February 7, 2012
Hot off the press
Scooped is finally available. You can order online from Exisle Books
This book is the first new text on New Zealand journalism in ten years. Scooped is an edited collection of essays canvassing the politics and power of journalism and the news media in New Zealand today.
Scooped: The Politics and Power of Journalism in Aotearoa New Zealand critically examines some of the most pressing economic, political, social and cultural issues facing journalism in Aotearoa New Zealand. Approaching journalism as a field of cultural production, the book brings together contributions from a diverse list of academics and journalists, and interrogates the commonsense assumptions that typically structure public discussion of journalism in Aotearoa New Zealand. Rather than simply treating power as something others have, and politics as something that the media simply covers, the book situates journalism itself as a site of power and cultural politics. Lamenting the often antagonistic relationship between journalism and academia, the book offers a vision of a critically engaged journalism studies that should be of interest to academics, students, journalists and general readers.
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December 1, 2010
Aoraki Polytechnic - Timaru
I’m recently arrived in Timaru for the New Zealand Journalism Education Association (JEANZ) 2010 annual conference.
I’m giving a paper examining the job market for journalists in the USA, Canada, New Zealand, Australia and the UK. The bulk of this post is about that [and it’s quite interesting].
The JEANZ agenda looks great and just enough speakers to fill one-and-a-half days. Our host is Peter O’Neill and the Aoraki journalism staff. The theme this year is “What editors want”. I’m sitting in the very pleasant Aspen on King motel and I have a half-smirk / half-grimace on the dial as I ponder this statement.
You see, there is no question-mark, but perhaps there should be. At a similar session at last week’s Australian JEA conference, there was a lively debate between the panel of editorial trainers and the assembled hackademics. I’ve got some notes here somewhere…I’ll dig them out and be right back. Read the rest of this entry »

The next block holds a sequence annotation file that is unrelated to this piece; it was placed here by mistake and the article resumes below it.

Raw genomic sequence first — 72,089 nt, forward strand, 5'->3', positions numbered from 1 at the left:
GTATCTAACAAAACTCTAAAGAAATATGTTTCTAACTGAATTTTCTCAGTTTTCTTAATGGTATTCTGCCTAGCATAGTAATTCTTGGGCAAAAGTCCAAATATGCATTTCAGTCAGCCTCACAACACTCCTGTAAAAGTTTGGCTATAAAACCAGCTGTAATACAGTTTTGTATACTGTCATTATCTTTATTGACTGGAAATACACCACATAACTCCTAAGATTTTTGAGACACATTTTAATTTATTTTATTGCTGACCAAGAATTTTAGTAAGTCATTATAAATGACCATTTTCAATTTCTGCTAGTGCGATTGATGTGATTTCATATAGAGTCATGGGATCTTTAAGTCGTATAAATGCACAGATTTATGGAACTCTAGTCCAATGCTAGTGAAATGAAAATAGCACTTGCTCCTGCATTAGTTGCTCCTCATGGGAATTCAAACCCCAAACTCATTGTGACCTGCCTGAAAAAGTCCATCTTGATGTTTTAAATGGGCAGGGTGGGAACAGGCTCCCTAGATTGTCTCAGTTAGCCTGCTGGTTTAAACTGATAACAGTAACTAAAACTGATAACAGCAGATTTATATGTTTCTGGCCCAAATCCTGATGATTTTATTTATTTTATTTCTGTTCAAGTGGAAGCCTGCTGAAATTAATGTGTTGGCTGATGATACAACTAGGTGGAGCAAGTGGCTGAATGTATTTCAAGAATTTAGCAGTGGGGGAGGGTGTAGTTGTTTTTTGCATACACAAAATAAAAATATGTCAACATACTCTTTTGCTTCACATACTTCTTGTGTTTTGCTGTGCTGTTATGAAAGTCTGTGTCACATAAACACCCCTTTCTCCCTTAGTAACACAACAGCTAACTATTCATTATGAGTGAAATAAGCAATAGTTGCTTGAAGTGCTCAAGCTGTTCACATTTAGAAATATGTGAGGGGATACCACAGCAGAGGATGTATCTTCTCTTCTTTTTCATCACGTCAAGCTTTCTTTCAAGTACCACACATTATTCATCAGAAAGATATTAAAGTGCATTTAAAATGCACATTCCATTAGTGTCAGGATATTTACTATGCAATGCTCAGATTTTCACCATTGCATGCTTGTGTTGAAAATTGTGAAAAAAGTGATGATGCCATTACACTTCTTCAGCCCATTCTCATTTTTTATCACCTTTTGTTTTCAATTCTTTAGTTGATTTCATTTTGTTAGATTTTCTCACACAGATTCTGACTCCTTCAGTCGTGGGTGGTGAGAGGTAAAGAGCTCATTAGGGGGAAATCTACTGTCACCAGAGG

May 23, 2010
We need the wealthy and the talented more than they need us. Their skills are international, their enterprise is universal. They can make more money, live better lifestyles and generally advance their family’s prospects better in countries more developed than our own. Australia, North America, the UK and even the new Asia. [Michael Laws, 23 May 2010]
What’s wrong with this statement? This wasn’t really going to be a post-budget post, but in a way it is. It has to be because this budget has been celebrated in some circles as somehow “fair” in terms of tax redistributions and certainly as being “good for business”. The implication there is that what’s good for business and business owners is good for all of us. In fact, that’s not the case. The budget favours the wealthy and as Michael Laws argues, so it should, because we must be grateful for any crumbs that drop from the top table.
But, how do the rich get that way? Is it really because of their talent? Am I, and are we, as Laws suggests, just envious of their elegant ways and clever business acumen? Or are these tall poppies actually gold-plated jerks in need of chopping down?
Do we really need wealthy people like Mark Bryers — a thief, liar and luxury rooter? Read the rest of this entry »
September 17, 2009
My article on similarities and differences in journalism education in Australia and New Zealand has been electronically published and is now available online.
The print version will be in Journalism Studies (11)1 published in January 2010. Here’s the published abstract and a link to the online version (I think you have to pay for access, or go through a library)